Frustration is mounting in the community at the violent crime occurring in the northwest part of the city of DeKalb.
Although there are deep-rooted societal problems behind this phenomenon, there also is more that can be done by the city and property owners in the neighborhood to help police catch offenders.
On Monday, a man reported to police that two men attacked him as he walked out of his apartment building in West Ridge Apartments, one of whom hit the victim on the head with an object before they robbed him of his wallet and cellphone. Then they ran off.
A little before noon Thursday, a man with a gun walked into Huskies Discount Tobacco and held up the store at gunpoint and got away.
It looks like the continuation of a trend that the city saw in 2016, with violent crimes increasing 25 percent over 2015.
There are big-picture problems: Lower enrollment at Northern Illinois University has helped create a greater surplus in rental property. Low-income families are moving into these areas, which lack resources that families typically need, such as neighborhood parks and grocery stores. We are not creating enough opportunities for people in poverty.
But there also are ground-level issues that can and should be addressed. Residents in the area complained Monday about inadequate lighting and a lack of security measures such as camera systems in common areas.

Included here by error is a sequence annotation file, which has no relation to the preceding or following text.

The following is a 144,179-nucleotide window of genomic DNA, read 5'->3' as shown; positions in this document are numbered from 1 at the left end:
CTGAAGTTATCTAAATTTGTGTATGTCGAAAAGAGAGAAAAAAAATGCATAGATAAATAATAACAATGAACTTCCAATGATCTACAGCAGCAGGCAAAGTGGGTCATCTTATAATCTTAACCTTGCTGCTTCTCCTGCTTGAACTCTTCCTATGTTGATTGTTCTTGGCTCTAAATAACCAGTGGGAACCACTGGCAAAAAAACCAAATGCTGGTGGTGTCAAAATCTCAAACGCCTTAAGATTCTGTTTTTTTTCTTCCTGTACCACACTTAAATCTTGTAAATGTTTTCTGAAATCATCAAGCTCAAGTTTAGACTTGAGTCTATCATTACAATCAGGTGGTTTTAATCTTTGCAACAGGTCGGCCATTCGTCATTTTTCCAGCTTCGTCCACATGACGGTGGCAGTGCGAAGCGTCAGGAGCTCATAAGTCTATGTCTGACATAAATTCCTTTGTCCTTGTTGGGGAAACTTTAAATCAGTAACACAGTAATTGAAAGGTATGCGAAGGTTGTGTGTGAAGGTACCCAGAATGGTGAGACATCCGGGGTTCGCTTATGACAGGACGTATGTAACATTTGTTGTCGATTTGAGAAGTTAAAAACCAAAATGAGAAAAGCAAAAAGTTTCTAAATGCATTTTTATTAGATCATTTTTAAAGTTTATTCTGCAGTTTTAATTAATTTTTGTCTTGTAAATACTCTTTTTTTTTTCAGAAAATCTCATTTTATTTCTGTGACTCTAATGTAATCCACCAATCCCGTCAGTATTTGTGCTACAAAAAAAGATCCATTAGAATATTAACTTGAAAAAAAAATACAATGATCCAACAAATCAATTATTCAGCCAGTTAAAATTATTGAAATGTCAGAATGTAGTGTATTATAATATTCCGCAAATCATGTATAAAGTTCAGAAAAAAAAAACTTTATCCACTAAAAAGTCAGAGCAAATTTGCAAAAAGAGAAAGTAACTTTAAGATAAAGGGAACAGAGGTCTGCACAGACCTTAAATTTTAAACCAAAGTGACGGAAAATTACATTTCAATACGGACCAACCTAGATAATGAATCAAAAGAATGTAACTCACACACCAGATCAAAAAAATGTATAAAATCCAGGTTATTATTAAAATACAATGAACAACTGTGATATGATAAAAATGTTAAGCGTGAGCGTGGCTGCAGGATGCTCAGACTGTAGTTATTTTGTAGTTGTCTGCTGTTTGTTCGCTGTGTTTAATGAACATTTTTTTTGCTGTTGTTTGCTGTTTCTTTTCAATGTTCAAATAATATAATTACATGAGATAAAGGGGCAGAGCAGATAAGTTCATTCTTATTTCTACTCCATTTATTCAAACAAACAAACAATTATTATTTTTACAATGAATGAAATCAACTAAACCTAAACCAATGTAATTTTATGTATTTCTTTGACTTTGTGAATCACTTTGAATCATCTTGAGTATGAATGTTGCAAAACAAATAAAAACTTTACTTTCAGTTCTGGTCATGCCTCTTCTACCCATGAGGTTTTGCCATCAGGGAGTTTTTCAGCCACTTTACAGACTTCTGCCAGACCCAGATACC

Video surveillance footage can be critical in helping police solve crimes. Technology has advanced to the point where these systems can capture high-quality images.
And yet, when that armed robbery occurred Monday outside an apartment at the West Ridge complex, police said there were no cameras.
That needs to change, and not just at West Ridge. Landlords have a responsibility to the businesses and people who are their customers to keep them safe. Adequate lighting and proper systems for recording what occurs in common areas should be the standard.
In the interest of reducing crime and helping protect residents, the city also should try to find a way to contribute. It’s common for municipalities to offer property owners grants to improve building facades – they could establish a similar program to help assist in upgrades to promote public safety, such as replacing or installing camera systems, upgrading lighting and posting signs to make it known that those systems are present and working.
Criminals are like roaches – they’re pests who don’t like to be seen, and light will send them scurrying.
No matter their income level, all residents have a right to personal safety.
Ambivalence is our enemy in this fight. Now is the time for residents, property owners and government to work together to stem the tide.